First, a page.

In the flow of revelation, we see that the law of gleanings is linked to laws against theft: “You shall not steal.” This suggests that those who fail to leave gleanings “for the needy and for the stranger” are actually guilty of stealing from them. In other words, the needy and strangers (foreigners) are given the right to glean in the fields. The law establishes the rights of the people, and anyone violating those rights commits an injustice, an offence to the nature of the God of Love.
The law of gleanings is just the start of a longer section in the law, which shows us how to love our neighbor as ourselves. It culminates in Lev. 19:17, 18, which says,
17 You shall not hate your fellow countryman in your heart; you may surely reprove your neighbor but shall not incur sin because of him. 18 You shall not take vengeance, nor bear any grudge against the sons of your people, but you shall love your neighbor as yourself; I am the Lord.
If any man believes that his rights have been violated, he may “reprove” his neighbor and attempt to settle the case out of court. If, after discussing the case with his neighbor, they remain in disagreement, they may take it to the gate of the city and present the case to the judge. But the neighbor does not have the right to “take vengeance,” that is, to bring judgment against his neighbor as if he were a judge. He is not even allowed to “bear any grudge” but is instructed to walk in the spirit of love. By walking in love, he “shall not incur sin.”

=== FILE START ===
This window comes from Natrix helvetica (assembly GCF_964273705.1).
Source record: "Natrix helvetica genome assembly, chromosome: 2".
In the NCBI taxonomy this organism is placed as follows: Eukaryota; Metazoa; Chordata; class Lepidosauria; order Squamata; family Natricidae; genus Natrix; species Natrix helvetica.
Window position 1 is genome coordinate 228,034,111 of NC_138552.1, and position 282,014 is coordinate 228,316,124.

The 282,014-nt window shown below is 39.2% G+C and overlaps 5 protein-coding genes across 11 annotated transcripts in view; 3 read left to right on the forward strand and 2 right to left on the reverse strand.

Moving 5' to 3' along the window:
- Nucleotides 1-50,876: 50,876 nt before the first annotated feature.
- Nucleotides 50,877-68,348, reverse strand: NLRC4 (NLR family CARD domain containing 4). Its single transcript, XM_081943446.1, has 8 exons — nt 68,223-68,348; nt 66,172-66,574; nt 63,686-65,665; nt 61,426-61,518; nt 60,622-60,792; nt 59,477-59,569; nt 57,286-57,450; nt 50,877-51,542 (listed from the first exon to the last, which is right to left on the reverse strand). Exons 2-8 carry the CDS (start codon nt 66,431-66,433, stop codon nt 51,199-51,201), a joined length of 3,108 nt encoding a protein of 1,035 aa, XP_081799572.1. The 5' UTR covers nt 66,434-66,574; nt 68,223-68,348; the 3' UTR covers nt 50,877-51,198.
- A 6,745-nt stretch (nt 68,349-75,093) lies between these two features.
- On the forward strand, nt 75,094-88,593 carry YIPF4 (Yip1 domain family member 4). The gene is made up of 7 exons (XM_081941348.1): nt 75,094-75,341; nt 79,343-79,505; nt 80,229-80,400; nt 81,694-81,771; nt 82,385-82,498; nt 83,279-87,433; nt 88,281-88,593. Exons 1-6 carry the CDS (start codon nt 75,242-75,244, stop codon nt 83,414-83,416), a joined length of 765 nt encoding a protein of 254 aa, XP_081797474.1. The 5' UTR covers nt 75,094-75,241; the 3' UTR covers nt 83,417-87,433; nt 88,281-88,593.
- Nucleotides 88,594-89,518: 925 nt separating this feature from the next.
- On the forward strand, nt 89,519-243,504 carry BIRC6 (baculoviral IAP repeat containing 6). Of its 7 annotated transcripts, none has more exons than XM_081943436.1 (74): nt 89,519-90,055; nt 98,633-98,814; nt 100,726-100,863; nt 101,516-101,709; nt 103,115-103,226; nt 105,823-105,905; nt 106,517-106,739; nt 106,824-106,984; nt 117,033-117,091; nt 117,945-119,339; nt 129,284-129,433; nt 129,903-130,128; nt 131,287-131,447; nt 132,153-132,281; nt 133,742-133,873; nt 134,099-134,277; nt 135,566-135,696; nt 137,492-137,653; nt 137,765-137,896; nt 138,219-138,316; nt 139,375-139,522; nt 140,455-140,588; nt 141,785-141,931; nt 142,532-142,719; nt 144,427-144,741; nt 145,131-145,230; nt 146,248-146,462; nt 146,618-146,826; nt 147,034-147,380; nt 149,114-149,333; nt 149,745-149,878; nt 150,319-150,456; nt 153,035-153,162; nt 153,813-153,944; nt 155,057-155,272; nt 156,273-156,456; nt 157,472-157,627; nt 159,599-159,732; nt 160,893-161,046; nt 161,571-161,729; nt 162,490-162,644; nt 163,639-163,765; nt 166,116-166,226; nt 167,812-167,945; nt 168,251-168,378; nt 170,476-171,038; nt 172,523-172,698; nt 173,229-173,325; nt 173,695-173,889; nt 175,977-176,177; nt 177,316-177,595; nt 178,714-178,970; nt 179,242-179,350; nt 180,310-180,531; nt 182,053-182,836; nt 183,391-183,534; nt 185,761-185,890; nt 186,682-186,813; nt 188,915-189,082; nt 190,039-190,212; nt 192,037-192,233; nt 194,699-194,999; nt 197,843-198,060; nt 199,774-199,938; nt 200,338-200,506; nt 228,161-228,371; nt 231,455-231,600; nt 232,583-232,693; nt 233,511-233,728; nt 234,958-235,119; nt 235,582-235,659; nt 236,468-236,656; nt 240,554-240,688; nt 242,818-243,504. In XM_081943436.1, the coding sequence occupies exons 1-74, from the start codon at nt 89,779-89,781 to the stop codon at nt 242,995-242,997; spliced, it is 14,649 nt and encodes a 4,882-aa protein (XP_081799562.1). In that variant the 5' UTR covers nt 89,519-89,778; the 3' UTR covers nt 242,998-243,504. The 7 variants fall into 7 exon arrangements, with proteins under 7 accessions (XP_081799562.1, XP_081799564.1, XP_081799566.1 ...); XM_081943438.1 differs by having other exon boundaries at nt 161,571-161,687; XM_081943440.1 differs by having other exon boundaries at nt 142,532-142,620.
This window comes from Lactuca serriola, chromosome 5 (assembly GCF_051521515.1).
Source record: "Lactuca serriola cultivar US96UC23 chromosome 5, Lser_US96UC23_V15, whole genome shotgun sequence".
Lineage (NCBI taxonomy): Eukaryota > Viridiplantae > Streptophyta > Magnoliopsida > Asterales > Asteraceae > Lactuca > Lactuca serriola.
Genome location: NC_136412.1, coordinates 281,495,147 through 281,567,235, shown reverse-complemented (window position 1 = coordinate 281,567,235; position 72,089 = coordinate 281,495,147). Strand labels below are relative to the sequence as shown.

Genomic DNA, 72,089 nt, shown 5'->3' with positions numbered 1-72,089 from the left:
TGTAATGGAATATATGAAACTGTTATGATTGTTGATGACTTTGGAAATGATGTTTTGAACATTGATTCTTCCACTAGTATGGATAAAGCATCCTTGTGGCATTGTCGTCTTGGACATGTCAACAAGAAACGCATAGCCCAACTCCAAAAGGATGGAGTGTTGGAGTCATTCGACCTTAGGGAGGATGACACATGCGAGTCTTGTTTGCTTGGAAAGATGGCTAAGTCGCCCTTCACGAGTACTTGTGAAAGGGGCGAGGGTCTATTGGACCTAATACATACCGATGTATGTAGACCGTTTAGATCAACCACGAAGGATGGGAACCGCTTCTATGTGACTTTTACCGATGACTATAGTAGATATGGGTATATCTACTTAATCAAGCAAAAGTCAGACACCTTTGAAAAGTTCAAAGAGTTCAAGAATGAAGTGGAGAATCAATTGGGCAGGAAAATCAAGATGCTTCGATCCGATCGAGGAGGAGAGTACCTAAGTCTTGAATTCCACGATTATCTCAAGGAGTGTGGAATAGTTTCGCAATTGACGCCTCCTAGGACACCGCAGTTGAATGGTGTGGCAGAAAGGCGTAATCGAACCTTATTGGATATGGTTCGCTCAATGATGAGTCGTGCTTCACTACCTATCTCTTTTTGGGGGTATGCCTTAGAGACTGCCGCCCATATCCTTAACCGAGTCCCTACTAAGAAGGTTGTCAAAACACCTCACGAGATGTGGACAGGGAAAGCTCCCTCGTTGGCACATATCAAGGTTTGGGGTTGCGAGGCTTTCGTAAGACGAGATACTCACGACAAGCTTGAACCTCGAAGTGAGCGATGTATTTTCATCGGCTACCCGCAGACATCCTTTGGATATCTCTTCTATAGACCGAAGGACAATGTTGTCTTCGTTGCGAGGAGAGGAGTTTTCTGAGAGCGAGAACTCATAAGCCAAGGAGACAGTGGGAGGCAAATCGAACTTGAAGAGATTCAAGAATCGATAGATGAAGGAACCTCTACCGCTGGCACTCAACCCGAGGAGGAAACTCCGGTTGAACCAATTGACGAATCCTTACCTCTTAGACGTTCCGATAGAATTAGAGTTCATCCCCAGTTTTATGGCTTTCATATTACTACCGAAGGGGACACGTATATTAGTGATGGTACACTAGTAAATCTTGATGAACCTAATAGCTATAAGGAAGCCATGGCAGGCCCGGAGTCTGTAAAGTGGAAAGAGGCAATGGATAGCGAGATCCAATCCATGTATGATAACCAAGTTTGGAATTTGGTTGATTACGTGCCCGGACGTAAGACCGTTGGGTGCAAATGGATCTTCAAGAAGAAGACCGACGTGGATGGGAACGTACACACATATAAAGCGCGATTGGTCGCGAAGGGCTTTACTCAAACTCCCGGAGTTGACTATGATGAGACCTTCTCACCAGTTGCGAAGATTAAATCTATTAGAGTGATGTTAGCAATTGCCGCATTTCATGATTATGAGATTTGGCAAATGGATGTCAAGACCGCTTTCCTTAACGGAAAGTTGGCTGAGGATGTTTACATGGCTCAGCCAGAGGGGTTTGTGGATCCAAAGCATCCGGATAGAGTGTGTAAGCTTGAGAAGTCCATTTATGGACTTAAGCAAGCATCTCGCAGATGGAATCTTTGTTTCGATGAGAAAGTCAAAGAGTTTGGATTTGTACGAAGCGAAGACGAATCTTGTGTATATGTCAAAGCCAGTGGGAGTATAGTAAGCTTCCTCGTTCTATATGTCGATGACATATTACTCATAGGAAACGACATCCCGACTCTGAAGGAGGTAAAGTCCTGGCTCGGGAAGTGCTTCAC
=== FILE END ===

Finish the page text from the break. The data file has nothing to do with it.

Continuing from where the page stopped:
Ruth, of course, was not only needy but also a foreign immigrant who had come to worship the God of Israel and to change her citizenship by faith from Moab to Israel. We do not know if she had known about the law of gleanings previously through the witness of Naomi or if she discovered it when she arrived in Bethlehem. Nonetheless, she came to know this law and no doubt rejoiced in its benefits, giving thanks to God for His love and provision.
This is just one law that proves Jesus’ word in Matt. 22:37-40, when He responded to the lawyer’s question about which law was the greatest:
37 And He said to him, “You shall love the Lord your God with all your heart, and with all your soul, and with all your mind. 38 This is the great and foremost commandment. 39 The second is like it, You shall love your neighbor as yourself. 40 On these two commandments depend the whole law and the prophets.”
The law is the expression of the God of Love. Those who violate the law do not yet know fully how to love God or their neighbor. The law of love does not negate the law; love is the basis for the entire law.
The law of gleanings is one such law that is based upon love for the needy and for foreigners. The fact that this law is specifically designed to bless foreigners proves that they ought to be included in our definition of “neighbor.”